DEAR EDITOR: - I have read with interest the sketch of my uncle the Rev. David I. Chase in the MESSENGER AND VISITOR of May 10th. His paternal home was in Welsford, a few miles northward from Berwick. In my early boyhood I remember him visiting my parents, feeble and wasting away in consumption. I send you as a relic of the past a copy of the License given to him in the old Pleasant Valley meeting house seventy-one years ago. I am holding the original, in the Rev. Wm. Chipman’s hand-writing, and characteristic style of composition, with a number of other relics for the Acadia University museum among which is correspondence of Rev. Wm. Chipman and his son Isaac, when Isaac was a student at Waterville, Me., and his youthful autobiography, and journal when a student, and the last letter he wrote to his father, pleading for the college a few days before his untimely death in Minas Basin.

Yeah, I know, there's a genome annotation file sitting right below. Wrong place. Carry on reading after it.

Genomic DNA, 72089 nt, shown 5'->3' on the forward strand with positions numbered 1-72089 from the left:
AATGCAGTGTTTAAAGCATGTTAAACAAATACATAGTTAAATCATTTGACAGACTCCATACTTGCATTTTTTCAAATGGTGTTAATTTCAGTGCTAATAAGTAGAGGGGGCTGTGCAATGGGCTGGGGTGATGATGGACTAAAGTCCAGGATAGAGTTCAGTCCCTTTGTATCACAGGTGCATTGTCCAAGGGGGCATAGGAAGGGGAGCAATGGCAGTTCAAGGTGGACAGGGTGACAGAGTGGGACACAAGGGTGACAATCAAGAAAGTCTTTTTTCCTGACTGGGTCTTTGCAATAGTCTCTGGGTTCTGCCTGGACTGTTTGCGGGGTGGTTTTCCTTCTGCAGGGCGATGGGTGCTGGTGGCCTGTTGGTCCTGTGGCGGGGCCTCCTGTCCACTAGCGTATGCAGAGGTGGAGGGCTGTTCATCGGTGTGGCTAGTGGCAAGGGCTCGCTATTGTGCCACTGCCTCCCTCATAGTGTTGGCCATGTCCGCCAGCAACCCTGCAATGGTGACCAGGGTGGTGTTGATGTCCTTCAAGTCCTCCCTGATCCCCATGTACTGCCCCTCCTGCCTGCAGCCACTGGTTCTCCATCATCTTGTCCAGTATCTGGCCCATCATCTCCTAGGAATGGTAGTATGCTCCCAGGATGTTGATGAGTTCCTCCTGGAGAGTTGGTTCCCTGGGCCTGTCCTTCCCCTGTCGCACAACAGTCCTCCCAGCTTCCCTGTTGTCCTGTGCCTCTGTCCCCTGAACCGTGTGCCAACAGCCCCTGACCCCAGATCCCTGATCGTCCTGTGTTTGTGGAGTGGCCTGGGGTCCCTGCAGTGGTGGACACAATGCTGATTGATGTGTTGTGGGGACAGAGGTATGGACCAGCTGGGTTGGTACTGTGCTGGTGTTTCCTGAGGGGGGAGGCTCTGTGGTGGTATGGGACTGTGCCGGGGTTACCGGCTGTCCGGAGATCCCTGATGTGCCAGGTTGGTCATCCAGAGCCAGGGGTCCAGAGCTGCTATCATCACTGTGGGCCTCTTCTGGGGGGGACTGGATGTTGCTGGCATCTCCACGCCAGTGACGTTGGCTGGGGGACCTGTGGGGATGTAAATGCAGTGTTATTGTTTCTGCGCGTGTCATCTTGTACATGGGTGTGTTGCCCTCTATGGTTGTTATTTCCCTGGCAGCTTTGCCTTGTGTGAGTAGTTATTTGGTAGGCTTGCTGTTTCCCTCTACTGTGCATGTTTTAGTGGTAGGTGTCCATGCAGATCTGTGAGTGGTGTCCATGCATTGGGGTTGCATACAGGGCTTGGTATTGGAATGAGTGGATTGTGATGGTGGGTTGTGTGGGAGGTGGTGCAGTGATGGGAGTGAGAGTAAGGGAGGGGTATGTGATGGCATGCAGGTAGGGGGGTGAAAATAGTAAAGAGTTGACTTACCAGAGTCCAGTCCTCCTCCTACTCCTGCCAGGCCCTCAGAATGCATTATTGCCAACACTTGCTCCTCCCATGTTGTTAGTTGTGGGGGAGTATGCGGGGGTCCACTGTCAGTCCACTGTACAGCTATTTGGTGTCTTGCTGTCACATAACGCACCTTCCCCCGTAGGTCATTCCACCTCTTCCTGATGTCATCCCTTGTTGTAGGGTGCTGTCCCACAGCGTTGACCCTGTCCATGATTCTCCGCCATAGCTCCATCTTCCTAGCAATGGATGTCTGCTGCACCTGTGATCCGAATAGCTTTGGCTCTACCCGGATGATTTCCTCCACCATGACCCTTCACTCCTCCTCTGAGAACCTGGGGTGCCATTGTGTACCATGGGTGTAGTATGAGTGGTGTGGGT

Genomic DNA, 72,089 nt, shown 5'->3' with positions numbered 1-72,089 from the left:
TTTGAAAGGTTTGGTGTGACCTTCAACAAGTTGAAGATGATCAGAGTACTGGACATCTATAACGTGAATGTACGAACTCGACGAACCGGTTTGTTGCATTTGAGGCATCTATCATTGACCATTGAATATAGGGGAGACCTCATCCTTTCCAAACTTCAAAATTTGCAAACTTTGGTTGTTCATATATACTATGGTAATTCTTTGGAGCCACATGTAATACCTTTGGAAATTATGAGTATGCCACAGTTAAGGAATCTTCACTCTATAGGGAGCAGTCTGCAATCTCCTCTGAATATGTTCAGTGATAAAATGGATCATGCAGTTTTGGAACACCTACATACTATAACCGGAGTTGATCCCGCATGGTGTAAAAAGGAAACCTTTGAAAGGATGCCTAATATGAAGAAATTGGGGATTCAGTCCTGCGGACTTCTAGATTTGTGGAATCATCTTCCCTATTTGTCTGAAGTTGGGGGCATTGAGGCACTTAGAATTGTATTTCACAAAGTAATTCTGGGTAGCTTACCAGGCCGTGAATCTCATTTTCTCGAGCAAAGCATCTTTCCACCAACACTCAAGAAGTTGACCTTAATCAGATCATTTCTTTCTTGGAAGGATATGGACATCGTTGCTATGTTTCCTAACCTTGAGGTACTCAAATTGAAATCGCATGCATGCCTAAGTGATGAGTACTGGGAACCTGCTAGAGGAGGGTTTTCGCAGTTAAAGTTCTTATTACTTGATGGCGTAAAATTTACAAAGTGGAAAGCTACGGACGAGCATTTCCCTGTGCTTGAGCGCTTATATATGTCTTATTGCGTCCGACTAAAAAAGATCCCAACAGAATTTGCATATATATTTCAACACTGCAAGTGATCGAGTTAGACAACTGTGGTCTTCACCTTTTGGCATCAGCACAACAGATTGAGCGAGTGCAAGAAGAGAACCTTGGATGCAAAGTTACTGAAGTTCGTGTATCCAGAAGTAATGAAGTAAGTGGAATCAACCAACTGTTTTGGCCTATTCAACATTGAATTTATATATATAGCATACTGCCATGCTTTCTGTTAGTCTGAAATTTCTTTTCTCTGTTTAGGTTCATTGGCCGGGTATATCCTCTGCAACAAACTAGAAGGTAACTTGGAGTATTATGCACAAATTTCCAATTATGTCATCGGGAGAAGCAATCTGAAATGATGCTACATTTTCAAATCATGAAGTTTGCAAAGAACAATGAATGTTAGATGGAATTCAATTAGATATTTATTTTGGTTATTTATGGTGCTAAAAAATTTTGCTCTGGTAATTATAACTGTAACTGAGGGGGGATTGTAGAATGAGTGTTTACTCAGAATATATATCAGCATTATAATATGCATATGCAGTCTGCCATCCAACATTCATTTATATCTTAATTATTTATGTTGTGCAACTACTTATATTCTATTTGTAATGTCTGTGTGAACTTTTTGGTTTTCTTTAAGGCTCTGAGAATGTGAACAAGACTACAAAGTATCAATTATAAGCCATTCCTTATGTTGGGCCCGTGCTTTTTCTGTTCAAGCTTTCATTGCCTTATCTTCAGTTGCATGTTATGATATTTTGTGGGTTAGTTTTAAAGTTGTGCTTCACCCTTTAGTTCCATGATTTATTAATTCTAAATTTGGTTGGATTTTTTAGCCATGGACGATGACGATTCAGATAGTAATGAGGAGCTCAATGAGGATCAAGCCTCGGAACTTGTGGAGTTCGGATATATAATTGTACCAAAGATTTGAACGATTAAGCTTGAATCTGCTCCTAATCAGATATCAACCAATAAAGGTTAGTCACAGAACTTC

LICENSE OF THE 2ND BAPT. CHURCH FOR BRO. D. I. CHASE

These may certify that our dear brother David I. Chase a member of the 2nd Baptist church in Cornwallis having improved his gifts for some time past in Prayer Exhortation and Preaching the Gospel of Jesus Christ, that being satisfied that he has public gifts, do now license him to improve the same in manner as heretofore and wherever the Lord in his wise providence may be pleased to direct his steps. And our prayer to God is, that he may be directed in infinite wisdom, and guided by his Holy Spirit into the mysteries of Redemption, and prove himself to be a good minister of Jesus Christ, and his labors of love hereby be abundantly blessed of the Lord.